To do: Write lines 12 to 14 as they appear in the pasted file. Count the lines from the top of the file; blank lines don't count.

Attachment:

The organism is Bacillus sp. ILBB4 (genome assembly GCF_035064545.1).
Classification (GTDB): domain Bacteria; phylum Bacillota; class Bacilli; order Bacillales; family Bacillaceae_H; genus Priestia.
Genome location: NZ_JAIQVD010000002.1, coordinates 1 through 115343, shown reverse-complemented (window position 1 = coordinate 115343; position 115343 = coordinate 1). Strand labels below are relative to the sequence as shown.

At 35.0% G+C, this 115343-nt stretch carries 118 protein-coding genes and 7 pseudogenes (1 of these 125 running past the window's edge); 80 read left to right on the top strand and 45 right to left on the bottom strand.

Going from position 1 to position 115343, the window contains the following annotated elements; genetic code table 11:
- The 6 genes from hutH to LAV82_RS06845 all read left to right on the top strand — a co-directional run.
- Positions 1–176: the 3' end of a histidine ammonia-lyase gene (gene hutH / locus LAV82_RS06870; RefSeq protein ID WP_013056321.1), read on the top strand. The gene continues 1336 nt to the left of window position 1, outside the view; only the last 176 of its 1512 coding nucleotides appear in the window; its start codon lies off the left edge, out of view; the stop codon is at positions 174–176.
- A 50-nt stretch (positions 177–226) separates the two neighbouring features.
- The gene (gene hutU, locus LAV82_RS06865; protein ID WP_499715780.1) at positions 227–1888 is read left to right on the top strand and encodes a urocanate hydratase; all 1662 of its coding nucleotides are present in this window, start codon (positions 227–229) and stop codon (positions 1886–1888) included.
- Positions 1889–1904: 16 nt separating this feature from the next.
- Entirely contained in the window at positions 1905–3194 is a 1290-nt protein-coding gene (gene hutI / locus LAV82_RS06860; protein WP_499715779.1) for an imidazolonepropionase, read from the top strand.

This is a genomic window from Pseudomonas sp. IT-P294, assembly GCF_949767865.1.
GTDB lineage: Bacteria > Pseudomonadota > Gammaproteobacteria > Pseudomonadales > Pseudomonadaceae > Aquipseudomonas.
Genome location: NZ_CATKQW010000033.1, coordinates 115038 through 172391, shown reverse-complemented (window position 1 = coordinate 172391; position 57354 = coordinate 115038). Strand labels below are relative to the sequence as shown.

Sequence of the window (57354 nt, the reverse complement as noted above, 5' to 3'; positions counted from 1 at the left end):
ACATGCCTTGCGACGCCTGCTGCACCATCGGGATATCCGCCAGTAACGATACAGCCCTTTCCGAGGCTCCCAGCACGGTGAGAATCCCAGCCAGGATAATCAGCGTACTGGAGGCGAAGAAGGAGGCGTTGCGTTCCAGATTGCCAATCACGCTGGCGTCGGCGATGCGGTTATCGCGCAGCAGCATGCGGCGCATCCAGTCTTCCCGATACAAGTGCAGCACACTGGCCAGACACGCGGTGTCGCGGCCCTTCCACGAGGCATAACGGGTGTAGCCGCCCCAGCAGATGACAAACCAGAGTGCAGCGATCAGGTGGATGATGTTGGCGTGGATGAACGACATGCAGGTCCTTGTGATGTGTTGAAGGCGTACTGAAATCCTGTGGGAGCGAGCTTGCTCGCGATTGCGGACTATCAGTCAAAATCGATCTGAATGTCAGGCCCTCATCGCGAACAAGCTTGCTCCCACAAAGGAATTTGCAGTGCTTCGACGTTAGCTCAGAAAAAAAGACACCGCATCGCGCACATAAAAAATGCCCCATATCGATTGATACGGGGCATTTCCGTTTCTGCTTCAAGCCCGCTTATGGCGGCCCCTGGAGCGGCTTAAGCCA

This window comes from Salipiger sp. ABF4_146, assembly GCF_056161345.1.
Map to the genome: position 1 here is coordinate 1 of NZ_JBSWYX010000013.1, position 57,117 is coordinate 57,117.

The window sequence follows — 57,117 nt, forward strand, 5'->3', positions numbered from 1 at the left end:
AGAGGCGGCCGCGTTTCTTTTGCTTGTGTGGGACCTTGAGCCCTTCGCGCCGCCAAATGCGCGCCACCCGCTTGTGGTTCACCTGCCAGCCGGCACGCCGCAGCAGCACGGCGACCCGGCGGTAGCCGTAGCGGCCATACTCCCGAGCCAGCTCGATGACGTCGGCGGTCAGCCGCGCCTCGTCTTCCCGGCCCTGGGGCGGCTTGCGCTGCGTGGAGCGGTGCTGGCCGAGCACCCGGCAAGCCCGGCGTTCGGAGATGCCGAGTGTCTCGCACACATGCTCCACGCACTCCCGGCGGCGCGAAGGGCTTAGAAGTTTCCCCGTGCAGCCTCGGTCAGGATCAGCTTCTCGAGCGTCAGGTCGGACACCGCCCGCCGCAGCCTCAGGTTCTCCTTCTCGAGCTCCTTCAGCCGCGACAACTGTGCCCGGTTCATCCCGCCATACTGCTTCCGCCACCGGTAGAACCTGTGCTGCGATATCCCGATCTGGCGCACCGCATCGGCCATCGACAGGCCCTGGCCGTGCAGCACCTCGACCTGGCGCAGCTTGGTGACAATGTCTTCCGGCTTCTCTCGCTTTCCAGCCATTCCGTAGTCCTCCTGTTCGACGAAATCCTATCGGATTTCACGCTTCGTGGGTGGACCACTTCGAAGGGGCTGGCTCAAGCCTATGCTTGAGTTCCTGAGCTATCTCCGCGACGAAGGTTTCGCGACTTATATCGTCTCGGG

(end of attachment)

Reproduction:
This is a genomic window from Pseudomonas sp. IT-P294, assembly GCF_949767865.1.
GTDB lineage: Bacteria > Pseudomonadota > Gammaproteobacteria > Pseudomonadales > Pseudomonadaceae > Aquipseudomonas.
Genome location: NZ_CATKQW010000033.1, coordinates 115038 through 172391, shown reverse-complemented (window position 1 = coordinate 172391; position 57354 = coordinate 115038). Strand labels below are relative to the sequence as shown.